January 12, 2009
Can you spot the real activists?
Posted by: Chris
Across the country just this weekend, tens of thousands of lesbians and gay men rallied in dozens of cities to call on President-elect Obama fulfill his campaign promise to repeal the Defense of Marriage Act, that notorious statute passed back in 1996 by a Republican Congress and signed by Bill Clinton that robs gay married couples from any recognition of their relationship by the federal government.
DOMA also purports to allow each state to decide for itself whether to refuse recognition of marriage licenses issued by other states or foreign governments. Politicians like Hillary Clinton who insist they have our best interests at heart have warned against touching DOMA for fear of inciting a new movement for a federal marriage amendment. Yet these tens of thousands of lesbians and gay men understand that politicians and their activist-apologists will always tell us that our calls for equality are poorly timed for one reason or another. They also understand that fighting for our basic civil rights will always carry some risk.
That basic activist nerve unfortunately gets dulled by the risk-averse Beltway doubletalk that has long handicapped our movement. I've already noted any number of times the disconnect between these grassroots activists pushing for relationship recognition and the D.C.-based LGBT rights groups, which are cutting deals for lower-hanging fruit -- like workplace rights and hate crime laws.
But the difference isn't just between local activists across the U.S. and the national activists lobbying the federal government. Even the local activists in Washington, D.C., lack the basic nerve to act and are woefully out of touch from even the local D.C. community they claim to represent.
Just last week, these "activists" declared victory when gay D.C. Council member David Catania decided not to introduce a marriage equality bill that had the support of the mayor and would have passed the Council by a lopsided vote of 12-1 or 11-2. Lou Chibbaro of the Washington Blade reported:
His decision followed what appeared on the surface to be an ironic development: A number of prominent gay rights advocates lobbied Catania and other Council members not to take up a gay marriage bill so soon in the legislative year.
That's what "activism" looks like in our nation's capital -- convincing politicians not to act. Why? The excuses are old and tired and make even less sense today than they have for the last decade that we've heard them from the same small cadre of mostly elderly folks, who are sadly blinded by their own partisanship and arrogance or who value their own influence over the process than they do the constituents they claim to represent. They fail to realize, of course, that their power is wholly illusory, since politicians -- Catania excepted -- are only to eager not to act when given an excuse not to.
When I first moved back to Washington in 2001, this same group -- personified by Rick Rosendall (pictured) of the ironically named Gay & Lesbian Activist Alliance -- urged caution because President Bush had proposed a federal constitutional amendment and Congress, which has veto power over D.C. laws, was under the control of anti-gay Republicans.
Never mind that these same Republicans had portrayed the marriage movement as one in which judges impt puttiose their will on "the people." The GL"A"A cautioned against putting the lie to that argument by forcing these same Republicans to veto or not the democratically-elected legislature and executive in Washington.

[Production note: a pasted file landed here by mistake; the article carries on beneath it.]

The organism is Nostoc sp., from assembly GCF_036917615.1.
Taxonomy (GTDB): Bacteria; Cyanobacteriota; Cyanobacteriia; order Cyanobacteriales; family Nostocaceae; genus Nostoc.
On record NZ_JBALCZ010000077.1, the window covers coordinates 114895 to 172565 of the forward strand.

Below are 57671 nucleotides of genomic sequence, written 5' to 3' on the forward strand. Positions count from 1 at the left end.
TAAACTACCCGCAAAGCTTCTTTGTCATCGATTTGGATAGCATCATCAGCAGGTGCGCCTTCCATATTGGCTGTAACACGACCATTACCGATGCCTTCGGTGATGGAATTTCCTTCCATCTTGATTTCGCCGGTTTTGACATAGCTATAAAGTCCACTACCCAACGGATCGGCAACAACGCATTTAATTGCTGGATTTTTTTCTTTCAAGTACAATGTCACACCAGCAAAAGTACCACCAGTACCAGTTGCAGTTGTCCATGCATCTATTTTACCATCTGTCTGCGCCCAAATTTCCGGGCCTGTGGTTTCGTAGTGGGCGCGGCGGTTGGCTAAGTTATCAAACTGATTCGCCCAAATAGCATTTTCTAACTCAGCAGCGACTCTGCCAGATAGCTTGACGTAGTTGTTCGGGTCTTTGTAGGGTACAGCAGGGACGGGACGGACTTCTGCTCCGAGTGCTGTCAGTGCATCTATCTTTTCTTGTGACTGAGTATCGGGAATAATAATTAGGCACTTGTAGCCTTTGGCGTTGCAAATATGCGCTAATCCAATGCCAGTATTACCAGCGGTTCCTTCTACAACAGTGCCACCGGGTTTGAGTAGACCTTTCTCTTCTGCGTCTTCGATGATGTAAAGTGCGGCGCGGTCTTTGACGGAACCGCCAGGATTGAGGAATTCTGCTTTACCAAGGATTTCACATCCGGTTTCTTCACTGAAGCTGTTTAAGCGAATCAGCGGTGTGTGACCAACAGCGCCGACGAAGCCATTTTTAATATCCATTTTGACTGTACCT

Years later, the threat of a federal amendment subsided almost entirely after it failed miserably in votes in 2004 and 2006. What's more, Democrats retook control of Congress in the 2006 midterm elections. Robbed of those excuses, these "activists" still refused to budge from the game plan they adopted sometime in the last millennium, claiming the Democrats hadn't wrested sufficient control of Congress so our equality was still too risky.
The election of 2008 put the final nail in that particular coffin, as Democrats won very comfortable majorities in both the House and the Senate. It's beside the point whether majorities in both houses of Congress favor gay marriage itself. Like the new president, clear majorities in the House and the Senate favor leaving D.C. alone to self-govern, especially on areas of social policy like this one.
Now these "activists" are offering up Proposition 8 as their latest excuse against action, since Washington, D.C., is majority African American, and black Californians voted in favor of the gay marriage ban. We are, of course, months and months away from a Prop 8-style referendum in D.C., assuming its backers could successfully navigate the District's complex referendum process to even get it on the ballot. Should they succeed, we have already learned much from the Prop 8 battle, and a campaign across a heavily Democratic city of 600,000 is far more manageable than it was in a geographically sprawling state of more than 36,000,000.
If these "activists" aim to prove that if we wait long enough, gay marriage won't be very controversial in Washington, D.C., then of course they are right. But since when is that the point of a civil rights movement? The prize is our equality, and the point of the movement is to make that day happen sooner rather than later. And yet still they counsel keeping our gunpowder perpetually dry for fear that success will illustrate the timidity of their long-time strategery.
If Rosendall, Rosenstein and other self-proclaimed "activists" in D.C. don't get that, then it is long, long, long past time that they just get out of the way and let others fight where they are unwilling or unable.
(Photo of DOMA protest in San Diego via Rex Wockner)
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